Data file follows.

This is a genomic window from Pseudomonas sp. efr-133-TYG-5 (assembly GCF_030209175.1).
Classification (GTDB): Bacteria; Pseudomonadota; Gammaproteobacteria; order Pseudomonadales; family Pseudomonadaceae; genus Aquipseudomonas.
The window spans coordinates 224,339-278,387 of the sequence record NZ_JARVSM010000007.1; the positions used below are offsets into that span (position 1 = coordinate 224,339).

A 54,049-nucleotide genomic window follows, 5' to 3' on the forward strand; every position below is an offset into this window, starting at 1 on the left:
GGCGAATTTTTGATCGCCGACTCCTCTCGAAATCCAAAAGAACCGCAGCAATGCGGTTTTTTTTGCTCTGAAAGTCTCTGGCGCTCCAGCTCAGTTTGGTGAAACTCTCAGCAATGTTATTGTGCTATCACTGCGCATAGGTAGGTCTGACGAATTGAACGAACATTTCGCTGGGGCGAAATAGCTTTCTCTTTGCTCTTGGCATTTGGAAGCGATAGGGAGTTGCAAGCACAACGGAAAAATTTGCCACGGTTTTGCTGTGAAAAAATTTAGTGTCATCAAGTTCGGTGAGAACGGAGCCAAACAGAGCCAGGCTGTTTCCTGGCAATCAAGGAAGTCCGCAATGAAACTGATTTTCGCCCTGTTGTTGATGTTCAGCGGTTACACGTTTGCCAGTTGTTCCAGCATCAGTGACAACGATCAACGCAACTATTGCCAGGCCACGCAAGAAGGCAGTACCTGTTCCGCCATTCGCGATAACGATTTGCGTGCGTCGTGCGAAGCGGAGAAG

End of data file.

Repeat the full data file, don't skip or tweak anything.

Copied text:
This is a genomic window from Pseudomonas sp. efr-133-TYG-5 (assembly GCF_030209175.1).
Classification (GTDB): Bacteria; Pseudomonadota; Gammaproteobacteria; order Pseudomonadales; family Pseudomonadaceae; genus Aquipseudomonas.
The window spans coordinates 224,339-278,387 of the sequence record NZ_JARVSM010000007.1; the positions used below are offsets into that span (position 1 = coordinate 224,339).

A 54,049-nucleotide genomic window follows, 5' to 3' on the forward strand; every position below is an offset into this window, starting at 1 on the left:
GGCGAATTTTTGATCGCCGACTCCTCTCGAAATCCAAAAGAACCGCAGCAATGCGGTTTTTTTTGCTCTGAAAGTCTCTGGCGCTCCAGCTCAGTTTGGTGAAACTCTCAGCAATGTTATTGTGCTATCACTGCGCATAGGTAGGTCTGACGAATTGAACGAACATTTCGCTGGGGCGAAATAGCTTTCTCTTTGCTCTTGGCATTTGGAAGCGATAGGGAGTTGCAAGCACAACGGAAAAATTTGCCACGGTTTTGCTGTGAAAAAATTTAGTGTCATCAAGTTCGGTGAGAACGGAGCCAAACAGAGCCAGGCTGTTTCCTGGCAATCAAGGAAGTCCGCAATGAAACTGATTTTCGCCCTGTTGTTGATGTTCAGCGGTTACACGTTTGCCAGTTGTTCCAGCATCAGTGACAACGATCAACGCAACTATTGCCAGGCCACGCAAGAAGGCAGTACCTGTTCCGCCATTCGCGATAACGATTTGCGTGCGTCGTGCGAAGCGGAGAAG